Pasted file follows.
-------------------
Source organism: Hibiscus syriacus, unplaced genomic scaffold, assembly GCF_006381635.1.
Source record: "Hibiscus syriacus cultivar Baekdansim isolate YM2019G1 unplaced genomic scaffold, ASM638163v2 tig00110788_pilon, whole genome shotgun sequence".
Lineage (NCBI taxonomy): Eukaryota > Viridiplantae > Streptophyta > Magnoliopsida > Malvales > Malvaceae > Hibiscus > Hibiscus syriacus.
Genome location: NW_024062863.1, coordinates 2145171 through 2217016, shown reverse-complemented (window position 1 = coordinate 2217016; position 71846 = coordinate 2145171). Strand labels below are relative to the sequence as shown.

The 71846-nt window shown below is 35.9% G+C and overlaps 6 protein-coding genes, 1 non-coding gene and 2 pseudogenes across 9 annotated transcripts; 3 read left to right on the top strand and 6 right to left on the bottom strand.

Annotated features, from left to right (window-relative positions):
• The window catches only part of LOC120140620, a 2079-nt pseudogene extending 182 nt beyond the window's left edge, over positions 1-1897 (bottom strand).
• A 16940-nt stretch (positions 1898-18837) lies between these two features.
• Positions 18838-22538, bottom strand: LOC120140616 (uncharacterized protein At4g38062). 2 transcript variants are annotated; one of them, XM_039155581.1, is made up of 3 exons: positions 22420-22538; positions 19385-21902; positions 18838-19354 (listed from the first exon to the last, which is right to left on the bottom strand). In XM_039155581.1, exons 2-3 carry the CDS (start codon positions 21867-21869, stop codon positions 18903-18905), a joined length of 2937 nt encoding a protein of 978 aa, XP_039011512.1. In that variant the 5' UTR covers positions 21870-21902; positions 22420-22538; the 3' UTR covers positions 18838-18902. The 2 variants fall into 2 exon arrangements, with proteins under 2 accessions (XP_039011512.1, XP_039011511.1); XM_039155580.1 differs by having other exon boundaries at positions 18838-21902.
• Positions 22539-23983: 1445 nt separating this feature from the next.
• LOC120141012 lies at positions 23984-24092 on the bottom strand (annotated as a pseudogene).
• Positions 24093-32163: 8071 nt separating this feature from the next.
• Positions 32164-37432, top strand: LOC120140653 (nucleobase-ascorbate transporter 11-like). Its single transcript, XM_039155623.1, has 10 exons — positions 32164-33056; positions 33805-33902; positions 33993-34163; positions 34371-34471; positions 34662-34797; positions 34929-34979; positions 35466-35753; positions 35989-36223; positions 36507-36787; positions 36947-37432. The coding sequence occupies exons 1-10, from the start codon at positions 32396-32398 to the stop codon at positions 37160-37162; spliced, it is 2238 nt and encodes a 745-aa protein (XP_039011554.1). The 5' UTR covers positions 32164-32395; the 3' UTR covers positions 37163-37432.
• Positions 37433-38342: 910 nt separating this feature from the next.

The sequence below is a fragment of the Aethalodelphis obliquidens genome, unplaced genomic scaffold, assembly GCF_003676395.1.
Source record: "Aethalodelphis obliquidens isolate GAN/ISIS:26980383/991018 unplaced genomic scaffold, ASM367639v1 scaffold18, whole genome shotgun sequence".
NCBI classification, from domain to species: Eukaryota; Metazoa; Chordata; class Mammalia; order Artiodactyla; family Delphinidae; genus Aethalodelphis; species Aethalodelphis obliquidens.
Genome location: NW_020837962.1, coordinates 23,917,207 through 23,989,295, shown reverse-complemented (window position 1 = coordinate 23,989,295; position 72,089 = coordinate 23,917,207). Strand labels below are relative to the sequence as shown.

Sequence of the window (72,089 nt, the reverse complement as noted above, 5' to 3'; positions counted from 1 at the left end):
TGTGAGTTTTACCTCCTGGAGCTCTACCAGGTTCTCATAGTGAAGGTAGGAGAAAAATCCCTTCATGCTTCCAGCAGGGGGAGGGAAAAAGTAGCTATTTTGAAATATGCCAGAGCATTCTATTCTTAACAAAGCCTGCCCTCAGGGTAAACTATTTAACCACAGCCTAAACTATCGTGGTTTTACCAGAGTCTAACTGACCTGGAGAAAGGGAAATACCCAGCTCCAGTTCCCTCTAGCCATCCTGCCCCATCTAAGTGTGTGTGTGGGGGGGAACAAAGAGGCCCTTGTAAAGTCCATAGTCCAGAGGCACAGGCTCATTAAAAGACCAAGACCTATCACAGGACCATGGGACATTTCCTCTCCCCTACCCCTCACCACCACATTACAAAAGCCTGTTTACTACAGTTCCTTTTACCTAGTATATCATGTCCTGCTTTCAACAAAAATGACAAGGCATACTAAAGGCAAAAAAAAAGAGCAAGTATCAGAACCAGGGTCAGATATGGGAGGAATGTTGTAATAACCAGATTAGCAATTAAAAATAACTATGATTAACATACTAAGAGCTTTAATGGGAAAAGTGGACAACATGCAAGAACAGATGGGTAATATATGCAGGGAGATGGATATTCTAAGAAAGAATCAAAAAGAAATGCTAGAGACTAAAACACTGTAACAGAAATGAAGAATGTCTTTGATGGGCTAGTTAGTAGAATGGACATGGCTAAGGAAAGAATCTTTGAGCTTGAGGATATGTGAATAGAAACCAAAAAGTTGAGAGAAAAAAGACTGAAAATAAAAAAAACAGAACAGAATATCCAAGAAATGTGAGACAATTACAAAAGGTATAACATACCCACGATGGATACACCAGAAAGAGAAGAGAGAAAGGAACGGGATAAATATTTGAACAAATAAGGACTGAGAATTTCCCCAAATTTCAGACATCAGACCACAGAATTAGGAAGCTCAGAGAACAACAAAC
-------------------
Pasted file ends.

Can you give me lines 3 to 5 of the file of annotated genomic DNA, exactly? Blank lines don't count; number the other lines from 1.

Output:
Lineage (NCBI taxonomy): Eukaryota > Viridiplantae > Streptophyta > Magnoliopsida > Malvales > Malvaceae > Hibiscus > Hibiscus syriacus.
Genome location: NW_024062863.1, coordinates 2145171 through 2217016, shown reverse-complemented (window position 1 = coordinate 2217016; position 71846 = coordinate 2145171). Strand labels below are relative to the sequence as shown.

The 71846-nt window shown below is 35.9% G+C and overlaps 6 protein-coding genes, 1 non-coding gene and 2 pseudogenes across 9 annotated transcripts; 3 read left to right on the top strand and 6 right to left on the bottom strand.